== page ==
Clyde puffer the Vital Spark at Inveraray – To Exiles, Neil Munro (1864 – 1930)
Neil Munro (1864 – 1930) was born in Inveraray and worked as a journalist on various Scottish newspapers. He wrote a number of historical novels but is best known for his humorous stories about the fictional Clyde puffer the Vital Spark and her captain Para Handy, written under the pen name of Hugh Foulis.
Although Neil Munro didn’t emigrate any further than Glasgow, his background (his grandmother was from a Gaelic-speaking part of the Highlands) would have given him an insight into emigration and what it felt like to be an exile. This poem is written more from the perspective of someone who stayed behind.
Are you not weary in your distant places,
Far, far from Scotland of the mist and storm,
In drowsy airs, the sun-smite on your faces,
The days so long and warm?
When all around you lie the strange fields sleeping,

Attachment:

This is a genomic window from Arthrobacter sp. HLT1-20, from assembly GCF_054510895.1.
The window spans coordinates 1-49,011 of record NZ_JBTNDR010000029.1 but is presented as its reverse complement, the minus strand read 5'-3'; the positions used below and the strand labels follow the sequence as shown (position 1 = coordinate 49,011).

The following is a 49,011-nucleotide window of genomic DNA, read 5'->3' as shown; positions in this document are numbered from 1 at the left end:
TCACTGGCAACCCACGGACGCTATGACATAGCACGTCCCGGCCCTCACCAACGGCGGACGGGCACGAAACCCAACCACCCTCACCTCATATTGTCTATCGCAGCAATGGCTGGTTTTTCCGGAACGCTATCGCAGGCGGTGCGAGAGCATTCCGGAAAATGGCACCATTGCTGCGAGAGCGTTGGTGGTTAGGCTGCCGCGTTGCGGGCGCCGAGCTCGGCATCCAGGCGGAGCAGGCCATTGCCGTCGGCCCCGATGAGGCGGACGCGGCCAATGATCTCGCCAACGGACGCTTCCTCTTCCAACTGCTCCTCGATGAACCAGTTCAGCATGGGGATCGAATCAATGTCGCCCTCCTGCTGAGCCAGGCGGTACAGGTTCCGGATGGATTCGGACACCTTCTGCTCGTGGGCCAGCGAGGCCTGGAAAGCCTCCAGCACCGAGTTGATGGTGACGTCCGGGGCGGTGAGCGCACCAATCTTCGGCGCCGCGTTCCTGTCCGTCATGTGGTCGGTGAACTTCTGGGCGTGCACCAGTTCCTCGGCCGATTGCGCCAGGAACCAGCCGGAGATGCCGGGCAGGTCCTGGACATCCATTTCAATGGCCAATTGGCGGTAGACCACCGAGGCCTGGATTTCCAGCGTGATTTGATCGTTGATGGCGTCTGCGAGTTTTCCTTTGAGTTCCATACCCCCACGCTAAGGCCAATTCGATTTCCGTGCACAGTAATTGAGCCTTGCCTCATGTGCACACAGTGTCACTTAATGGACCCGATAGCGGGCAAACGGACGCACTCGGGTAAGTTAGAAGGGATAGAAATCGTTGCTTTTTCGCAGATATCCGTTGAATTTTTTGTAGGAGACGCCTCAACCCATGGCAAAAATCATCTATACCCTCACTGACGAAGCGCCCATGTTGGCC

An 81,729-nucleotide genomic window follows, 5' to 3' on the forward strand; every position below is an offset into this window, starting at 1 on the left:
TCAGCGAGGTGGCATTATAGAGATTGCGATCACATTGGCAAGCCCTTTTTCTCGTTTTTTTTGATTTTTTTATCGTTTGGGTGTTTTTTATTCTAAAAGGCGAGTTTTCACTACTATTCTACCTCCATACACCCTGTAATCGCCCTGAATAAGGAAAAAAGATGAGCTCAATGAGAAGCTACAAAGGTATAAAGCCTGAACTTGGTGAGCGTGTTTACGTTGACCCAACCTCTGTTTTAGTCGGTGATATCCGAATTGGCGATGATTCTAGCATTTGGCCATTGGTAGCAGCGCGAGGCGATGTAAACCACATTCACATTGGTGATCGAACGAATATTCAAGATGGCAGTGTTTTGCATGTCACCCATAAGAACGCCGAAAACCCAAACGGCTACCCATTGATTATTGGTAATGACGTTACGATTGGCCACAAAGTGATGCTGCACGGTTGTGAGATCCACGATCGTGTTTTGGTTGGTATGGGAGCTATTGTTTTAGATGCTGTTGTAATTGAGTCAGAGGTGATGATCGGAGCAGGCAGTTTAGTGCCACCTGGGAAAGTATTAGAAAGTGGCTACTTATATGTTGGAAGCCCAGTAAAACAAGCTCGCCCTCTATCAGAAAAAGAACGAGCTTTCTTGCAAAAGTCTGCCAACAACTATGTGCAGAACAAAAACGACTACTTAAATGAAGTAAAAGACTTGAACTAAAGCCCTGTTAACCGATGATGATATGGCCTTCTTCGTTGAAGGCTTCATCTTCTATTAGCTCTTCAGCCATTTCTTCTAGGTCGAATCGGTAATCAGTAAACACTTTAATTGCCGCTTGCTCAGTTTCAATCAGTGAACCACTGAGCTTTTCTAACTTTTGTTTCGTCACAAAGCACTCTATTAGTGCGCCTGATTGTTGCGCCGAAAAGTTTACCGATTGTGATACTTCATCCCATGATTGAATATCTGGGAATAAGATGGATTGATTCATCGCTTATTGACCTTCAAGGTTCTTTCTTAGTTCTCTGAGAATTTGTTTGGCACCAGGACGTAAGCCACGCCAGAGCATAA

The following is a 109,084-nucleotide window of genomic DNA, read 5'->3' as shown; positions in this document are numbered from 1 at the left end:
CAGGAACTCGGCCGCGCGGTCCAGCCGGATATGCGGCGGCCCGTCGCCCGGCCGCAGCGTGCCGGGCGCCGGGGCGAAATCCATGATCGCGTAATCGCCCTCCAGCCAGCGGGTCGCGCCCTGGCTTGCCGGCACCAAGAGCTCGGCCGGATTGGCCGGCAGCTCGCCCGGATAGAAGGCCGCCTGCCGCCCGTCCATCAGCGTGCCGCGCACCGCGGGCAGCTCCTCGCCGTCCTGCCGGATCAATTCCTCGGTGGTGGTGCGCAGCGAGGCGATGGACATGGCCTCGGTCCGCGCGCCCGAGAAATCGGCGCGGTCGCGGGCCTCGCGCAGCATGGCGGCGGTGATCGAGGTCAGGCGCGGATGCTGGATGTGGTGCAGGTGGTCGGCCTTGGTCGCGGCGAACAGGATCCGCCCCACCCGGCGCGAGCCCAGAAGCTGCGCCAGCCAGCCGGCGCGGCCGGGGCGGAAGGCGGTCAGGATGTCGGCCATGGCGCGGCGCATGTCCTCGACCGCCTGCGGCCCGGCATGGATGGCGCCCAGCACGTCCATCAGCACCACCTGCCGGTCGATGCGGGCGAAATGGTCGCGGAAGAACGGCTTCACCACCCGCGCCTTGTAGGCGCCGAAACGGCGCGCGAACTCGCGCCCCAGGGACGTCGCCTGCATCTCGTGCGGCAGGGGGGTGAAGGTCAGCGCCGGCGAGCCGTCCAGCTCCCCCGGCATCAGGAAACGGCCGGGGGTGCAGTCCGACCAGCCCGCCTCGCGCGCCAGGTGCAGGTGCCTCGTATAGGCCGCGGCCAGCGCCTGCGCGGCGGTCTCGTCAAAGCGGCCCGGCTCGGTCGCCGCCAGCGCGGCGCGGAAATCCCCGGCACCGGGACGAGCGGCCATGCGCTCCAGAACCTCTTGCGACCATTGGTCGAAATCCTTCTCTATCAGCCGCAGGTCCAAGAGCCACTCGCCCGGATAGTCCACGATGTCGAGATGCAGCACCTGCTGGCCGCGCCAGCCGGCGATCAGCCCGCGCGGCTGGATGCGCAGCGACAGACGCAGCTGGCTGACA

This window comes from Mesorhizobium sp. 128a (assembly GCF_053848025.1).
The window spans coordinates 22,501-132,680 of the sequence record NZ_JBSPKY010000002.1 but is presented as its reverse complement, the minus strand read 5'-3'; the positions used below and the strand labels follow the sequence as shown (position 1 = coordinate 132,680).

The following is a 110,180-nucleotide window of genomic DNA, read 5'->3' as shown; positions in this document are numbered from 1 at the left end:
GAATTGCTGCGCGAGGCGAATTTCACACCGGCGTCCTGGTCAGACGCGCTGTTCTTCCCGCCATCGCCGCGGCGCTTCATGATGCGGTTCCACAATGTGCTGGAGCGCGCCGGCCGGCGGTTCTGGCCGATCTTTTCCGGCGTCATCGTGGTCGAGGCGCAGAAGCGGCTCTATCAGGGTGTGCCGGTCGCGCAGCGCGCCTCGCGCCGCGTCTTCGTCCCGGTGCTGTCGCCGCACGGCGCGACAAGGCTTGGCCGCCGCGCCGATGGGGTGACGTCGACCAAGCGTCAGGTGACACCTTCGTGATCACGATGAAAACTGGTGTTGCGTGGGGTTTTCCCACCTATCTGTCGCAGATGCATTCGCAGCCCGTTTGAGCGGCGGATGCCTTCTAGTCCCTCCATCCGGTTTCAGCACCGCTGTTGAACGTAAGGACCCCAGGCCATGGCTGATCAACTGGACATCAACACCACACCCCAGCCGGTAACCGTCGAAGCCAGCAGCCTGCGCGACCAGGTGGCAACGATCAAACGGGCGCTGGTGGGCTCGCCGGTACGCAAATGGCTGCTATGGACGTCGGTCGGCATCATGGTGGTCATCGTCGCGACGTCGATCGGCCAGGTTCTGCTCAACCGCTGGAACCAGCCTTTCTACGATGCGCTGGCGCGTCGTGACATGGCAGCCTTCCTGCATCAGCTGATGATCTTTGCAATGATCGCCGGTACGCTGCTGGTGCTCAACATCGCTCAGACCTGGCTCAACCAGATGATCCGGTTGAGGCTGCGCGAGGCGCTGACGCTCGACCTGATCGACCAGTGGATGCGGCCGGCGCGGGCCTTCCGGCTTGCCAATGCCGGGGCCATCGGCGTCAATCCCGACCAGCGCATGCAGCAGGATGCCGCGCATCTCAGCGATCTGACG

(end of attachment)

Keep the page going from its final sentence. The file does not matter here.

The dreary woods where no fond memories roam,
Do not your sad hearts over seas come leaping
To the highlands and the lowlands of your Home?
Wild cries the Winter, loud through all our valleys
The midnights roar, the grey noons echo back;
About the scalloped coasts the eager galleys
Beat for kind harbours from horizons black:
We tread the miry roads, the rain-drenched heather,
We are the men, we battle, we endure!
God’s pity for you people in your weather
Of swooning winds, calm seas, and skies demure!
Let torrents pour then, let the great winds rally,
Snow-silence fall, or lightning blast the pine;
That light of Home shines warmly in the valley,
And, exiled son of Scotland, it is thine.
Far have you wandered over seas of longing,
And now you drowse, and now you well may weep,
When all the recollections come a-thronging
Of this old country where your fathers sleep.
They sleep, but still the hearth is warmly glowing,
While the wild Winter blusters round their land:
That light of Home, the wind so bitter blowing
Look, look and listen, do you understand?
Love, strength, and tempest-oh, come back and share them!
Here is the cottage, here the open door;
Fond are our hearts although we do not bare them,
– They’re yours, and you are ours for evermore.